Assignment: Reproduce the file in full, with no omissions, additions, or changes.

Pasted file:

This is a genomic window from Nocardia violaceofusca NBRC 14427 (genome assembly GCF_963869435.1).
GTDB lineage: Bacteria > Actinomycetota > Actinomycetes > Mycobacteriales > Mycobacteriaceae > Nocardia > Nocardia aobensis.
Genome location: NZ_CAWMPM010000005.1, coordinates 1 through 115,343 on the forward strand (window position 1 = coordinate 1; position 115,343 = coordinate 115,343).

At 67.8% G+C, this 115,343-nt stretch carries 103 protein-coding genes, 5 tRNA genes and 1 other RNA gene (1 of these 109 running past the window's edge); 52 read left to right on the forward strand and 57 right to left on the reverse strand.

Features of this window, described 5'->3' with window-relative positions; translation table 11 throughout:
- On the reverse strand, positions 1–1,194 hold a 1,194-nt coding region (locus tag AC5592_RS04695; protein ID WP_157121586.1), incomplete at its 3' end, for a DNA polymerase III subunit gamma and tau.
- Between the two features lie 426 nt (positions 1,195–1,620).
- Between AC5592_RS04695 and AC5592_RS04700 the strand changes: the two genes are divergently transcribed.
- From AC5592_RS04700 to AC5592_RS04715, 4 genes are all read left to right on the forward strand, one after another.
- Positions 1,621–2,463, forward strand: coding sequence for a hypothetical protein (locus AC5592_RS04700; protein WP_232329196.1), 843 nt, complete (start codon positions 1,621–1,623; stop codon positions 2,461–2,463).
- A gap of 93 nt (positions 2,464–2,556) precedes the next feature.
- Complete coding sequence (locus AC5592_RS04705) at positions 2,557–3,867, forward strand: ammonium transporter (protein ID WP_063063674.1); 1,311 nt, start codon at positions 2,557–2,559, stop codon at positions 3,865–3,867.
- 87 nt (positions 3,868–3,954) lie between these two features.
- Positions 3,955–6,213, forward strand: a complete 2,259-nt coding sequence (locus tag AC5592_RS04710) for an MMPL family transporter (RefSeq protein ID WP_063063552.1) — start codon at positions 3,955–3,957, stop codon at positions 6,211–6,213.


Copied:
This is a genomic window from Nocardia violaceofusca NBRC 14427 (genome assembly GCF_963869435.1).
GTDB lineage: Bacteria > Actinomycetota > Actinomycetes > Mycobacteriales > Mycobacteriaceae > Nocardia > Nocardia aobensis.
Genome location: NZ_CAWMPM010000005.1, coordinates 1 through 115,343 on the forward strand (window position 1 = coordinate 1; position 115,343 = coordinate 115,343).

At 67.8% G+C, this 115,343-nt stretch carries 103 protein-coding genes, 5 tRNA genes and 1 other RNA gene (1 of these 109 running past the window's edge); 52 read left to right on the forward strand and 57 right to left on the reverse strand.

Features of this window, described 5'->3' with window-relative positions; translation table 11 throughout:
- On the reverse strand, positions 1–1,194 hold a 1,194-nt coding region (locus tag AC5592_RS04695; protein ID WP_157121586.1), incomplete at its 3' end, for a DNA polymerase III subunit gamma and tau.
- Between the two features lie 426 nt (positions 1,195–1,620).
- Between AC5592_RS04695 and AC5592_RS04700 the strand changes: the two genes are divergently transcribed.
- From AC5592_RS04700 to AC5592_RS04715, 4 genes are all read left to right on the forward strand, one after another.
- Positions 1,621–2,463, forward strand: coding sequence for a hypothetical protein (locus AC5592_RS04700; protein WP_232329196.1), 843 nt, complete (start codon positions 1,621–1,623; stop codon positions 2,461–2,463).
- A gap of 93 nt (positions 2,464–2,556) precedes the next feature.
- Complete coding sequence (locus AC5592_RS04705) at positions 2,557–3,867, forward strand: ammonium transporter (protein ID WP_063063674.1); 1,311 nt, start codon at positions 2,557–2,559, stop codon at positions 3,865–3,867.
- 87 nt (positions 3,868–3,954) lie between these two features.
- Positions 3,955–6,213, forward strand: a complete 2,259-nt coding sequence (locus tag AC5592_RS04710) for an MMPL family transporter (RefSeq protein ID WP_063063552.1) — start codon at positions 3,955–3,957, stop codon at positions 6,211–6,213.